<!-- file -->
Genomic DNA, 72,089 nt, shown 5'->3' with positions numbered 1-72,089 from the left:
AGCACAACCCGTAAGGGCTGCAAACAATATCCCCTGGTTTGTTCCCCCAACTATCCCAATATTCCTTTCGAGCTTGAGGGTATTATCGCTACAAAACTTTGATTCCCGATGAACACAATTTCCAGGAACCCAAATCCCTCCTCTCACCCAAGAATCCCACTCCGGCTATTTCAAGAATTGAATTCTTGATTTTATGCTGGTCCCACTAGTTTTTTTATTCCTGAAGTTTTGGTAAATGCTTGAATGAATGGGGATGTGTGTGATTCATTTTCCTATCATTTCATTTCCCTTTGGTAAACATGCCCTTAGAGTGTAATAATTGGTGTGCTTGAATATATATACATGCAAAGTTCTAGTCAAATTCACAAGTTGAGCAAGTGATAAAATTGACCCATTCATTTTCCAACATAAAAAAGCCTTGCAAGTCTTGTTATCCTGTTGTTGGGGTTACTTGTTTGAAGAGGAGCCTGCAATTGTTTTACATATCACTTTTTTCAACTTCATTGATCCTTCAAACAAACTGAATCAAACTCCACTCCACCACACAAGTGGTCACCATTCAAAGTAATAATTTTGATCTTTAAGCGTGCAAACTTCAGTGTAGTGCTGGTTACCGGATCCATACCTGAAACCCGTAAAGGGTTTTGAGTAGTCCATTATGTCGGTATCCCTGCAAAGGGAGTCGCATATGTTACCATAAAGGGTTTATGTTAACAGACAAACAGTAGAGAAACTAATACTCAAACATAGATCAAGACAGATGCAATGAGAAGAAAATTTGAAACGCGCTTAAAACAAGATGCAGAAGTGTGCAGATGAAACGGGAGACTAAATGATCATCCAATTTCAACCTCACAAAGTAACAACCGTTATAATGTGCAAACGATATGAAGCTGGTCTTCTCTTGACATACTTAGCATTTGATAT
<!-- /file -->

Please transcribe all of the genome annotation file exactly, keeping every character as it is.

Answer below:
Genomic DNA, 72,089 nt, shown 5'->3' with positions numbered 1-72,089 from the left:
AGCACAACCCGTAAGGGCTGCAAACAATATCCCCTGGTTTGTTCCCCCAACTATCCCAATATTCCTTTCGAGCTTGAGGGTATTATCGCTACAAAACTTTGATTCCCGATGAACACAATTTCCAGGAACCCAAATCCCTCCTCTCACCCAAGAATCCCACTCCGGCTATTTCAAGAATTGAATTCTTGATTTTATGCTGGTCCCACTAGTTTTTTTATTCCTGAAGTTTTGGTAAATGCTTGAATGAATGGGGATGTGTGTGATTCATTTTCCTATCATTTCATTTCCCTTTGGTAAACATGCCCTTAGAGTGTAATAATTGGTGTGCTTGAATATATATACATGCAAAGTTCTAGTCAAATTCACAAGTTGAGCAAGTGATAAAATTGACCCATTCATTTTCCAACATAAAAAAGCCTTGCAAGTCTTGTTATCCTGTTGTTGGGGTTACTTGTTTGAAGAGGAGCCTGCAATTGTTTTACATATCACTTTTTTCAACTTCATTGATCCTTCAAACAAACTGAATCAAACTCCACTCCACCACACAAGTGGTCACCATTCAAAGTAATAATTTTGATCTTTAAGCGTGCAAACTTCAGTGTAGTGCTGGTTACCGGATCCATACCTGAAACCCGTAAAGGGTTTTGAGTAGTCCATTATGTCGGTATCCCTGCAAAGGGAGTCGCATATGTTACCATAAAGGGTTTATGTTAACAGACAAACAGTAGAGAAACTAATACTCAAACATAGATCAAGACAGATGCAATGAGAAGAAAATTTGAAACGCGCTTAAAACAAGATGCAGAAGTGTGCAGATGAAACGGGAGACTAAATGATCATCCAATTTCAACCTCACAAAGTAACAACCGTTATAATGTGCAAACGATATGAAGCTGGTCTTCTCTTGACATACTTAGCATTTGATAT